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Promoting Public Awareness Of Wildlife Habitats Through Environmental Education

Spiders

spider
Disclaimer: I like spiders. Actually, that may be an understatement: I am enthralled by them.

 

I completely understand if you’re not quite as captivated by the eight-legged critters; and Nora, if you’re reading this, I know you’ll never come around. But if I can change the mind of just one reader, I will be happy.

 

I took this picture about 3 years ago. It’s a jumping spider in the Phidippus genus. Widespread across Canada and the US, it had been spending its days in an old shoe sitting on the back step and I encountered the curious face of this arachnid every day for a week. When my mom wanted her shoe back, I took it upon myself to find this little guy a new home. But not before snapping a few pictures first. Who could resist a face like that?

 

Jumping spiders are a unique type of arachnid: as their name implies, they can jump. How far? Up to 50 times their body length, which converts to about 2 feet. If we compare that to a human, take my height of 5’6″, for example, I would have to jump 275 feet to be comparable to the distance a jumping spider can reach.

 

The immense power used to launch them these distances comes from their back legs. The back two sets (four legs) are not muscular, nor do they have the ability to fully extend. It is thought that jumping spiders use a sudden rush of blood to these legs allowing them to extend rapidly. And they’re quick: using short- and long-distance jumps to escape predators, catch prey, or just to get from place to place.

 

Like most spiders, jumping spiders can have eight eyes (some have six). The two largest eyes face forward and are moveable; the rest, whether they face forward or to the sides, are fixed. With these eyes, the spider can see almost 360 degrees around itself.

 

Unlike many spiders, the jumping spider does not build a web. Take all of your spider knowledge (likely garnered from the incredible Spider Man) and throw it out the window. These fascinating creatures stalk their prey. Once the potential meal has entered its visual range, it begins a strategic plan, aligning its body and moveable forward-facing eyes (known as the anterior median pair) to face the object in question. It will study the object, deciding its chances on winning a potential battle.

 

Using a ratio of focused images to unfocused images, the spider can judge how far it must travel to reach its dinner. Then, without warning, the prey is within the clutches of its predator. Delivering a strong bite, filling the victim with its deadly venom, the spider can rest peacefully with its meal.

 

I should mention that jumping spiders do have the ability to make silk. Instead of using the material to build webs or cocoon their prey, they use it like a tether. If there is a possibility of falling any distance, the spider will secure itself to something stable and jump without looking back.

 

The venom injected by a jumping spider is not enough to cause any lasting damage to most people. In all likelihood, if you’ve been bitten by a jumping spider, you were provoking it. They are docile creatures and generally good judges of their opponents. If you have been bitten though, you may notice some redness and swelling around the area. Wash well and use an antibiotic ointment. Should you experience symptoms any more serious than this, you are likely allergic and you should see a doctor.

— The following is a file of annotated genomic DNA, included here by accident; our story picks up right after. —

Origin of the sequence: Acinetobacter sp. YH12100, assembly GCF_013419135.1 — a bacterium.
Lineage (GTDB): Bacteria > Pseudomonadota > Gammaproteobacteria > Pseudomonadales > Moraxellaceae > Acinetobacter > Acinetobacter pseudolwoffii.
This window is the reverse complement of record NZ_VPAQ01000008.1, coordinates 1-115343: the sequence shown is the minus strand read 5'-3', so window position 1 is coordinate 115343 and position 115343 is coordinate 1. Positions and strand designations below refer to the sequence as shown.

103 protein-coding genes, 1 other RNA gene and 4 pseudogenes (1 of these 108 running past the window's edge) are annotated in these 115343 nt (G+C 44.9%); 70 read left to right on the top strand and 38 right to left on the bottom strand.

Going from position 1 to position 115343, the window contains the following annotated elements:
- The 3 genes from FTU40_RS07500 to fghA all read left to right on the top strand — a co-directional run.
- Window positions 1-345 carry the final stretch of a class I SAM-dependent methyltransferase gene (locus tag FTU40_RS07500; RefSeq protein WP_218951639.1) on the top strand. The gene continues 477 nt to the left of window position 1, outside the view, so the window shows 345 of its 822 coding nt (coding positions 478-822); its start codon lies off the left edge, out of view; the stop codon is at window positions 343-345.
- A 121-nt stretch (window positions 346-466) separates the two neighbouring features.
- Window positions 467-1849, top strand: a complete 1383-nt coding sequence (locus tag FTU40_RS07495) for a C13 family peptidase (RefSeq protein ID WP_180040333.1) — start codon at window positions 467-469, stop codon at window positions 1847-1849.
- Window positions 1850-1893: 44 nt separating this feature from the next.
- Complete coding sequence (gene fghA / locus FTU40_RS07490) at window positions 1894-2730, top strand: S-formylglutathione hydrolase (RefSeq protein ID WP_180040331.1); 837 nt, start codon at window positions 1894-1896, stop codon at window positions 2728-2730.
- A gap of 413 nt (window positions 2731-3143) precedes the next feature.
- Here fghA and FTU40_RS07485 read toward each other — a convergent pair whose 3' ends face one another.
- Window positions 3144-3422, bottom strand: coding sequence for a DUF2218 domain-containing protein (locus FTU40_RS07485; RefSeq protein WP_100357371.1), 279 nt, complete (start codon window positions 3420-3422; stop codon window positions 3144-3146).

Ontario has two known species of poisonous spider: the Brown Recluse and, more recently, the Black Widow. It’s important to be able to recognize these two spiders and know what to do should you or someone you’re with be bitten. If you’re an avid outdoorsy type, get yourself a pocket book.

 

Spiders, in general, are a good thing to have around: they’ll eat up those mosquitoes and other annoying summer bugs. Plus, jumping spiders have even been known to attack and devour the Brown Recluse. Jumping spider infestations in the house are rare but, if they do occur, can be a problem that should be taken care of by a professional. If you have one lonely spider inside, you can leave it be and it will go on with its life without bothering you.

 

If you simply cannot go on with your day knowing that there is a spider inside, have it moved outdoors. There’s no gain in killing it.

 

Finally, if you encounter a jumping spider, conquer your potential fears and spend some time with it. Watch it jump and stalk its prey. Watch it watch you. That’s right, jumping spiders will watch you; they will turn their heads, giving you that curious look your cat or dog may give you.

 

For me, it was their personality that caught my attention: their bold stand-offs, inquisitive looks, and overall sense of intelligence I felt while sitting with them on the back step.

 

As spring enters our little area of the world, notice the little creatures that begin to emerge from their winter retreats and think twice before squashing them.

 

DON’T FORGET… SNOWSHOE EVENT FAMILY DAY: Join us for a Snowshoe Saunter on Family Day Monday, February 17, 2014 for a FREE fun day of snowshoeing at SCOUTS VALLEY (Line 15 lot) 10am – 3pm.  One hour guided sessions. Have snowshoes? Bring them along but no worries if you don’t, Kids for Turtles has many sizes of snowshoes. Light lunch and beverages provided.  Kids welcome.

 

 

Written by: Marette Sharp, a volunteer with Kids for Turtles. Kids for Turtles Environmental Education is an educational and outreach organization working to bring a better understanding of and stewardship to the environment around us.